Financial Aid (Fin Aid) is an information site concerning college financing, with scholarship links to Fast Web Scholarship Search. But perhaps more importantly, Fin Aid offers straightforward explanations about the college loan process,including the types of loans both parents and students can obtain for educational purposes. It also addresses military aid packages and savings programs and provides important tips about avoiding scams.
Education loans are very specific. Student loans are government-approved with fixed interest rates, and are also known as the Stafford and Perkins Loans. Parent loans, (also known as PLUS loans), are the contribution parents are willing to make, through personal loans, toward their children’s college education. These too, may have fixed interest rates. Private student loans, (alternative student loans), are not part of the federally-guaranteed loan programs and thus, their interest rates are not fixed.
Military people normally intend to apply their Montgomery GI Bill toward education when they fulfill their military contract. Nonetheless, about a third of eligible veterans fail to utilize these benefits. Those who do, quickly realize that their benefits only cover about three fifths of the average cost of a college education. What many do not realize is that there are alternative funds available under the Financial Aid for Veterans and ther Dependents, Veterans and the FAFSA act, and the HEROES Act of 2003.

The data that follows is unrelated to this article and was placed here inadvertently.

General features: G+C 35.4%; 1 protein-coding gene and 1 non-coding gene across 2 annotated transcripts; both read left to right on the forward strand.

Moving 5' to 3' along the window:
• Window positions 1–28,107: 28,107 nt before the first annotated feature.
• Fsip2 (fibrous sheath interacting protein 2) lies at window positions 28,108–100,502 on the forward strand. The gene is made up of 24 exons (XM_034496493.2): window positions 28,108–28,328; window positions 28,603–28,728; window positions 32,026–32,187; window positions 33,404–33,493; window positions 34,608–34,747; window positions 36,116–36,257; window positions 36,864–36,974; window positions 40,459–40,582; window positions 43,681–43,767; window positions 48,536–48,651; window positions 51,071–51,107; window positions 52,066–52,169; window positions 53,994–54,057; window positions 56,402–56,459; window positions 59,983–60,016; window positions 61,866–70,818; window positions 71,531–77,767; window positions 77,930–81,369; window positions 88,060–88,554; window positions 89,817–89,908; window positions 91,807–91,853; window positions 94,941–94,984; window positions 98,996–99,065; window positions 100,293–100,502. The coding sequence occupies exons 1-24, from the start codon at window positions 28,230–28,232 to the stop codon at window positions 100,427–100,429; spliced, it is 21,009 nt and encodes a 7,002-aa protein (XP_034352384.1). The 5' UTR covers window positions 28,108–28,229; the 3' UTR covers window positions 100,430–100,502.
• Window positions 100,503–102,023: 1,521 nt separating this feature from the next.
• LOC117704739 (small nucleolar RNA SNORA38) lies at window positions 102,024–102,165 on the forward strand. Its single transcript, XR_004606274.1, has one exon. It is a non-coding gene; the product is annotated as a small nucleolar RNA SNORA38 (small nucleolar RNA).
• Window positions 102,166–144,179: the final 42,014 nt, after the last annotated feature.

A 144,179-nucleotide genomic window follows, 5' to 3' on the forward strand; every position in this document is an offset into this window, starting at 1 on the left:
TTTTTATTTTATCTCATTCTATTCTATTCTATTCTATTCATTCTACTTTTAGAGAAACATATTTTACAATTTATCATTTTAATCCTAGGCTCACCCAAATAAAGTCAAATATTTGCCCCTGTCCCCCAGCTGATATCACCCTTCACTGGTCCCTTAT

Fin Aid is an informative site that can give you a broad overview of all these financing options, (including FAFSA), as well as links to organizations that can provide applications for any of the funding you might want to consider.
- Comprehensive information on Financing College
- Links to specific programs
- Links take you outside the site. It might be best to open links in tabs, so you can return for additional information
College loans and scholarships are most often applied to certificates, associates, bachelors, masters and doctorate programs.
There are a few schools who do not accept external scholarships or financial aid programs. It is always best to check with the school you choose prior to attempting to procure these funds.
This subject is not a topic on this site.
When the time comes to get serious about gathering the money necessary for college, it is always wise to become familiar with the options. Once armed with this information, negotiating loan amounts and approaching appropriate facilitators is a much simpler process.
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